Blind etiquette: six ways to be considerate when interacting with people with visual impairments

A student walks with an adult using sighted guide along with a guide cane in his right. Another student uses a cane behind them

A student walks with a cane in one hand with the other on the teacher's arm as a guide. Another student walks behind them using a guide cane as well.

There’s no “secret” to interacting with people who are blind. They just want to be treated like everybody else, with courtesy and respect. So relax and act naturally. Just be aware of the fact that you can see and they cannot. Here are six suggestions that will make your next interaction with someone who is blind more respectful of them and more comfortable for you:

  1. If you think someone who is blind may need help navigating, ask first. It’s jarring for anyone to be unexpectedly grabbed or pulled, but especially so for someone who can’t see who’s doing the grabbing. By asking, you give the person a chance to accept or decline your help”
  2. If your help is accepted, offer your arm, tell the person you have done so and allow him or her to grasp your arm just above the elbow. That makes it easier for the person to feel your movements and follow on their own terms.
  3. If you see someone who is blind or visually impaired about to encounter danger, be calm and clear when you warn the person. Use specific language such as “there’s a curb right in front of you,” or “the door in front of you is closed” instead of “watch out!” Also, use directional language such as “to your left” or “directly behind you” rather than “it’s over here.” Remember that using directions in relation to other things doesn’t work for someone who can’t see those other things.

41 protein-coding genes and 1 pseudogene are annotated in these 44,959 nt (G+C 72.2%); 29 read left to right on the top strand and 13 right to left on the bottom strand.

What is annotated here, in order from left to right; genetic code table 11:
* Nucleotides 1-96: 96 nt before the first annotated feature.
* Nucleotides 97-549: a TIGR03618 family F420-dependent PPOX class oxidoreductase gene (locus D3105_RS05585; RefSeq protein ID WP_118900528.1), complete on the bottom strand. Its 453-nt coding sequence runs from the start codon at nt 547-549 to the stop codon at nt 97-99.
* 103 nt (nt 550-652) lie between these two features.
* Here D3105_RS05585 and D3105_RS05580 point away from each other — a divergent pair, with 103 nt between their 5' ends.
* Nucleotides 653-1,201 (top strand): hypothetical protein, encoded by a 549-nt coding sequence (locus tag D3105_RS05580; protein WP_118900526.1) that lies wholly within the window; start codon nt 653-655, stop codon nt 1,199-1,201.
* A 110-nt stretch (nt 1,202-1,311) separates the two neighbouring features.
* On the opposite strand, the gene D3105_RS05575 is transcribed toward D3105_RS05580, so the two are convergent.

4. Identify yourself when approaching someone who is blind, or when entering a room with them. Even if the person has met you before, he or she may not recognize you by your voice.  In a group setting, address the person by name so they know when you’re talking to them. And inform the person when you depart, so they don’t continue the conversation to an empty room.
  5. Never pet or distract a working guide dog. These dogs are busy directing their owners and keeping them safe. Distracting them makes them less effective and can put their owners in danger.
  6. Use “people first” language. No one wants to be labeled by how they are different. It’s kinder, and more accurate, to say "a person who is blind" rather than "a blind person." We are all people first.

A little understanding and sensitivity goes a long way. By following these suggestions, you’ll find that making a human connection is easy. It doesn’t matter if one person can see and the other can’t.


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